Navigation Links
Farm management choice can benefit fungi key to healthy ecosystems
Date:9/13/2010

Farming practices have a significant impact on the diversity of beneficial microbial fungi known to play important roles in crop productivity, soil recovery and maintenance of healthy ecosystems, according to new research published today (14 September 2010) in the journal Environmental Microbiology. The conclusions could have important implications for the way humans manage the agricultural landscape and tackle food security issues.

The study was led by Dr Christopher van der Gast at the Centre for Ecology & Hydrology (CEH), UK and Dr Gary Bending from the University of Warwick, UK.

The research team investigated the distribution of important arbuscular mycorrhizal fungi (AMF), at nine arable and horticultural farms in England, with soil collected from both organically and conventionally managed fields at each farm.

The results of the study indicate that farm management has a significant impact on AMF richness, with organic farming shown to promote higher diversity relative to conventional farming.

AMF are a vital component of terrestrial ecosystems, representing a dominant microbial group in most soil habitats. Within the soil AMF form a mutually beneficial relationship with plant roots that is known to have a major impact on above ground ecology and productivity. Previously AMF distribution in space and time, like many microbes that dominate the biodiversity of soils, was poorly understood.

Lead author Dr Christopher van der Gast, an environmental microbiologist at the Centre for Ecology & Hydrology, said, "Our research demonstrates that the way humans manage the landscape can play a key role in determining the distribution of microbial communities at both the local and regional scales."

AMF community composition reflected strains adapted to both local soil conditions and the specific management practice imposed. The findings suggest that conventional management practices dampened local differences in community composition, selecting a limited assemblage of common strains.

Co-author Dr Gary Bending,from the University of Warwick, said, "The work provides us with new understanding which we can use to promote these fungi in agricultural systems. This in turn could improve crop production. With the proportion of the earth's surface which is managed by humans increasing rapidly, this understanding is essential if we are to predict and manage microbial functioning in the environment to meet many of the major challenges faced by human society, such as food supply and the mitigation of climate change. Addressing these challenges, whilst maintaining environmentally sustainable agricultural practices, requires an understanding of microbial diversity."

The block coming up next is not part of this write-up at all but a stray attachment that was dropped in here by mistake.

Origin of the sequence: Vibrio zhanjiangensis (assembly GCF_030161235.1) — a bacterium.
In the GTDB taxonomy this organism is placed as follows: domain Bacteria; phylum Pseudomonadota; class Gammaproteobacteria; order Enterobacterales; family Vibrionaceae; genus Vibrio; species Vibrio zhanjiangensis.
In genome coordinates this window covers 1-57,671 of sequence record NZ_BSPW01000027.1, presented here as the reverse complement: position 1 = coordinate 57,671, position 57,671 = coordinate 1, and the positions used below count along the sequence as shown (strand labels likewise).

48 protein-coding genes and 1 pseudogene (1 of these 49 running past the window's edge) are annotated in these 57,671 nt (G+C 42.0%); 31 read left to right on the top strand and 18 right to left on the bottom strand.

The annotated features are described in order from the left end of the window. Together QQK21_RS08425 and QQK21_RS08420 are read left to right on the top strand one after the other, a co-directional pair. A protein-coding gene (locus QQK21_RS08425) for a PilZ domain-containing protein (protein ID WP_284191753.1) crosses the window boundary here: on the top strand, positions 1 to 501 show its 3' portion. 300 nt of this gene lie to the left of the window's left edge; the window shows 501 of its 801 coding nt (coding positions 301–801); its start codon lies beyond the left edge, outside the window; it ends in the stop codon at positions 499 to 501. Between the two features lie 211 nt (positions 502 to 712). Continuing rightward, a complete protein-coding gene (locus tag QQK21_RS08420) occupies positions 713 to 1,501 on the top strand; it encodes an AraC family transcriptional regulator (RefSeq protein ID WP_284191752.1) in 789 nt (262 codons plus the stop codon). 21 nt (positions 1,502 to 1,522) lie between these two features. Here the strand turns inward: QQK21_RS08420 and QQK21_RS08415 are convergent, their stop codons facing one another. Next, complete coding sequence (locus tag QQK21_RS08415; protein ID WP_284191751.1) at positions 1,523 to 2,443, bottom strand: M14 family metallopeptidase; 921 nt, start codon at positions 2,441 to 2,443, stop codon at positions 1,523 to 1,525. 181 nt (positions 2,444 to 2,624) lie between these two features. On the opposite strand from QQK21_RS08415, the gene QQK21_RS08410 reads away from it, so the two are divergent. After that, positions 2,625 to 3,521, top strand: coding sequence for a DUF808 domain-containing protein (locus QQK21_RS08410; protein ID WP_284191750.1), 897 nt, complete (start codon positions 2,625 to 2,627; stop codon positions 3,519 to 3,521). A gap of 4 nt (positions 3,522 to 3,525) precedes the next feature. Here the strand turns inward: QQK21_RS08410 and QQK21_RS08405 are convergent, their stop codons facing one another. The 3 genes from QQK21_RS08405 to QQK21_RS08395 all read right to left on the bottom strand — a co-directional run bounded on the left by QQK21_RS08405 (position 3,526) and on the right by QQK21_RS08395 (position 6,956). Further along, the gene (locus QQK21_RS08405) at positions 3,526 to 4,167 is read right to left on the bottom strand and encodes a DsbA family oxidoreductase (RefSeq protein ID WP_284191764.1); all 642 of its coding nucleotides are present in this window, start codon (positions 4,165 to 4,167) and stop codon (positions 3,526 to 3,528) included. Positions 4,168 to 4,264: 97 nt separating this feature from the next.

'/>"/>

Contact: Barnaby Smith
bpgs@ceh.ac.uk
44-792-029-5384
Centre for Ecology & Hydrology
Source:Eurekalert

Related biology news :

1. High testosterone levels linked to self-destructive CEO behavior, says Management Science
2. Clinical management of osteoporosis to be focus of Singapore meeting
3. New research to improve management of harmful algal blooms in Puget Sound
4. NOAA report reviews ecosystem management in national marine sanctuaries
5. Management of ascites, spontaneous bacterial peritonitis, and hepatorenal syndrome in cirrhosis
6. Tall fescue toxicosis and management
7. Importance of insulin delivery devices for diabetes management
8. Genetically engineered crops benefit many farmers, but the technology needs proper management to remain effective
9. Registered dietitians play essential role in management of gastric bypass patients
10. Spray application rate, equipment affect pest management in greenhouse ivy plants
11. New research shows fishery management practices for beluga sturgeon must change
Post Your Comments:
*Name:
*Comment:
*Email:
(Date:1/27/2016)... Jan. 27, 2016  Rite Track, Inc. a leading ... West Chester, Ohio announced today the ... staff, based in Austin, Texas , ... to provide modifications, installations and technical support offerings for ... of PLUS, commented, "PLUS has provided world class service ...
(Date:1/21/2016)... PUNE, India , January 21, 2016 /PRNewswire/ ... According to a new market research report "Emotion ... Learning, and Others), Software Tools (Facial Expression, Voice ... and Regions - Global forecast to 2020", published ... Market is expected to reach USD 22.65 Billion ...
(Date:1/15/2016)... , Jan. 15, 2016 Recent publicized ... small to find new ways to ensure data security ... iOS and Android that ties ... biometrics, transforming it into a hardware authorization token. Customer ... swipe their fingerprint on their KodeKey enabled device to ...
Breaking Biology News(10 mins):
(Date:2/3/2016)... 2016 Ascendis Pharma A/S (Nasdaq: ASND ... innovative TransCon technology to address significant unmet medical needs, ... conference.Event:2016 Leerink Partners Global Healthcare Conference Location: , ... 10, 2016 Time:  , 11:55am EST ... An audio webcast of this event will be ...
(Date:2/3/2016)... 3, 2016 New Jersey Health Foundation (NJHF) ... million for researchers in New Jersey ... that demonstrates exciting potential.   James ... the New Jersey Health Foundation Research Grant Program ... educational institutions— Princeton University, Rutgers University, Rowan University ...
(Date:2/3/2016)... ... February 03, 2016 , ... ProMIS Neurosciences ... targets (epitopes) specific to misfolded, propagating strains of Amyloid beta involved in Alzheimer’s ... therapeutics for Alzheimer’s. , Following on from the first misfolded Amyloid beta target ...
(Date:2/3/2016)... ... February 03, 2016 , ... Resilinc released ... and analyzes nearly 750 unique supply chain notifications and alerts generated by its ... Supply chain risk management practitioners subscribe to the EventWatch service to receive early ...
Breaking Biology Technology: